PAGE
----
There were a few different styles of Team Fortress maps that I liked playing from time to time as well. The 4fort4 map is interesting because it lets four teams compete for each other's flags. Players also get the grappling hook in this map, so you have players constantly flying across the screen. Needless to say, it's a sniper's playground, with so many people out in the open. Spaz4 is also a four-team map with a slight variation in gameplay. This time, all the teams try to possess a ball and then take it to an opposing team's base and place it in a slot to score against that team. Once a team has scored against another five times, the losing team is knocked out of play. I've played in spaz games that would last for hours because if the last two teams were of equal skill, the ball would go back and forth. Canalzone is a capture-and-hold map with eight capture points spread around a citylike map. It's a hard map to play in tournaments because you have to make sure your team knows what's held and what area needs to be taken.
A couple of oddball maps with completely different rules are also fun. Border1 has three teams: red, blue, and yellow. The red team spawns with 50 health and only an ax and has to travel across the map to freedom. It can either hop over a wall or travel by truck. It's not as easy as it sounds, however. If it touches the road or strays too far off the side path, it dies. The blue team can pick almost all the classes, so having a soldier with a rocket launcher in your way can be a problem. Fortunately, the yellow team is there to protect the red border jumpers. Playing as any of the teams is really fun, but of course, being blue and raking up hundreds of kills is the best. There is also a map called sawmill, which is pretty pointless but is still fun to play. You have a couple of heavy weapons guys mow down other players with 50 health and an ax. The disadvantaged players try to get to a switch pad, where they are awarded with quad damage and hack the heavy weapons guys to pieces. Hunted is like the VIP maps in Counter-Strike. One player is the president, who must get to an area of safety. You have one team trying to assassinate him, while the other team tries to protect him.
There are just so many more maps that I can list from Team Fortress. Maps such as aztec1, bases, h4rdcore, rock1, sewer1, and street1 are all very good maps in their own right. I really can't name any other game in which I have liked basically every map that most servers are running. It's one of the reasons I played the game for so long, and I'll play Team Fortress 2 whenever it's released.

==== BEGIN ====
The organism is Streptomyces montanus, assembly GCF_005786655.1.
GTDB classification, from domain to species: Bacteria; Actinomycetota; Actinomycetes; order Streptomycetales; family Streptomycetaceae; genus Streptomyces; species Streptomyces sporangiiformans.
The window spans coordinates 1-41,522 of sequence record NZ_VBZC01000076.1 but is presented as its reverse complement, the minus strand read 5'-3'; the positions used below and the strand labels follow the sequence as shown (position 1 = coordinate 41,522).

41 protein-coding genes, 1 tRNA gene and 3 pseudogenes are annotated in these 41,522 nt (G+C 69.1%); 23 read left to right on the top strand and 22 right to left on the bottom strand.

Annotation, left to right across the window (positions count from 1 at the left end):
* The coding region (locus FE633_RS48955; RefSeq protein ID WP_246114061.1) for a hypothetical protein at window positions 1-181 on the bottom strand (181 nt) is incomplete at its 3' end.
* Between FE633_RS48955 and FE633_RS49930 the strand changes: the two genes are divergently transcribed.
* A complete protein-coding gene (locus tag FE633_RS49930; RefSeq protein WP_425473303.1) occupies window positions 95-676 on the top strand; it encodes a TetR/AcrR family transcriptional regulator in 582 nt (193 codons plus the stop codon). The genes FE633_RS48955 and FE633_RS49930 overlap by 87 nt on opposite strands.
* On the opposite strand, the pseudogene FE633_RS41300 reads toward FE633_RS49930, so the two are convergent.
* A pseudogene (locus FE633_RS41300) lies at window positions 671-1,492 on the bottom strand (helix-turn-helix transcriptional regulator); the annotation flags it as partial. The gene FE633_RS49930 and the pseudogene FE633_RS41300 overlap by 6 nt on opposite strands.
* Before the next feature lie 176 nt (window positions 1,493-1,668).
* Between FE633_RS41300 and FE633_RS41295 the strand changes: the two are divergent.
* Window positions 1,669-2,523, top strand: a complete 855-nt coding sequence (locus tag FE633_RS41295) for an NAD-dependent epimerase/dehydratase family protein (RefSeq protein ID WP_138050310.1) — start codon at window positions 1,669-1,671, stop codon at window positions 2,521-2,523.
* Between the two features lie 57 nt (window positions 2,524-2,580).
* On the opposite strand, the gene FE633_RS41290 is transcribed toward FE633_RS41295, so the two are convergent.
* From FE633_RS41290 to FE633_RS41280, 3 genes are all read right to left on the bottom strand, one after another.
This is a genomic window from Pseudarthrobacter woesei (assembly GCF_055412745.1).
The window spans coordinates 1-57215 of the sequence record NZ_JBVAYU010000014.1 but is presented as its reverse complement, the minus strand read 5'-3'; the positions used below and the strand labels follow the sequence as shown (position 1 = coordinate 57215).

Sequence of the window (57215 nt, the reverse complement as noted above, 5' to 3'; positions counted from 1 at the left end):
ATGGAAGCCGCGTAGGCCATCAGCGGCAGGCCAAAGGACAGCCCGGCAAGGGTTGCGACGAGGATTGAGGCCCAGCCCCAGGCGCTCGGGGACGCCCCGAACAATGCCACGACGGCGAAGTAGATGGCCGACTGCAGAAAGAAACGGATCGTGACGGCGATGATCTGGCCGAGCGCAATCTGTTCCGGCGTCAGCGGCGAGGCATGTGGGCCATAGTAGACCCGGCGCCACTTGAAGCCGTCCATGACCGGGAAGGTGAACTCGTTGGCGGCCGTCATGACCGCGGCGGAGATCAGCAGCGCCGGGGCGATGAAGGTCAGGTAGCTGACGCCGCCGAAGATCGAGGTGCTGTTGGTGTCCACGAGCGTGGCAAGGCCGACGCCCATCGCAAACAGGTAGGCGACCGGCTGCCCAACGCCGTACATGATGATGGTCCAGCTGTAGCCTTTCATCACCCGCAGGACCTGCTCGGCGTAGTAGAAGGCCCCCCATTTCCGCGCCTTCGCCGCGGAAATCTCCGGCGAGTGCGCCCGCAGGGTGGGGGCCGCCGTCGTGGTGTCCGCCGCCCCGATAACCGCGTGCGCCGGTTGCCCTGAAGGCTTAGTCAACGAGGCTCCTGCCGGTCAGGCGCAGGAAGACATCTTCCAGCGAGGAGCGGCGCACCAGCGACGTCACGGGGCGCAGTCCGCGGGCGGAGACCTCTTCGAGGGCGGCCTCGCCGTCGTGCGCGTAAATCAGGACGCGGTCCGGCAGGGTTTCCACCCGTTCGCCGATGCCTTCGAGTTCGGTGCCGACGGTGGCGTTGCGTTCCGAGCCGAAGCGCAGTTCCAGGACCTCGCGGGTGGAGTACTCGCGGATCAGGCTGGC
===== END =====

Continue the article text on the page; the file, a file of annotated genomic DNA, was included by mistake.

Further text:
Next: A world, not levels
When the subject of level design comes up in game forums, reviews, or debates on game design, it seems that a lot of people first think of levels in first-person shooters or 3D action games. In message board forums or in-game, you'll hear gamers comparing maps and mods and debating the advantages and disadvantages of each for different game types. While action games get a lot of attention for their levels, level design in other genres can be just as tricky.
I think it can be hard to make interesting and complex levels for 2D games. One of my favorite 2D games of the past, Jazz Jackrabbit 2, had great level design. Jazz Jackrabbit 2 is basically a shoot-'em-up platformer that features a cartoon rabbit named Jazz and his brother, Spaz. The levels in the game are humorous takes on pop culture and history, with such themes as the psychedelic "Purple Haze" maze. While the goal of the game is pretty much to gather up as many gold coins as you can, kill off wandering enemies, and complete the obstacle course, the puzzles and obstacles are cleverly arranged so that you feel challenged, and all the different projectile weapons are fun to shoot. The rabbits also have this ear-spinning helicopter fall, which makes dangerous drops from the tops of levels safe. In addition, the levels use parallax scrolling, which basically gives each level the illusion of depth in an otherwise "flat" game. The characters' moves, the weapons, the humorous settings, and the colorful themes all make the game's level design funny and interesting. I had this platformer on my hard drive for a long time, and it was especially fun to play co-op mode on airplane rides.
But I'd be remiss if I didn't mention some 3D games with interesting level design. When I think of level design in 3D games, I tend to think of expansive gameworlds like Unreal, whose single-player indoor/outdoor levels made an impression on me when the game was released. In an online role-playing game, immersion and the suspension of disbelief are crucial, and EverQuest's diverse indoor and outdoor zones really exemplify well-thought-out design. The landscapes represent all types of terrain, including oceans, and have a night-and-day cycle as well as weather effects, which actually affect your ability to see and navigate. The indoor zones, which include 36 dungeons, are well laid out. They also have complex, nonlinear structures and exude atmosphere.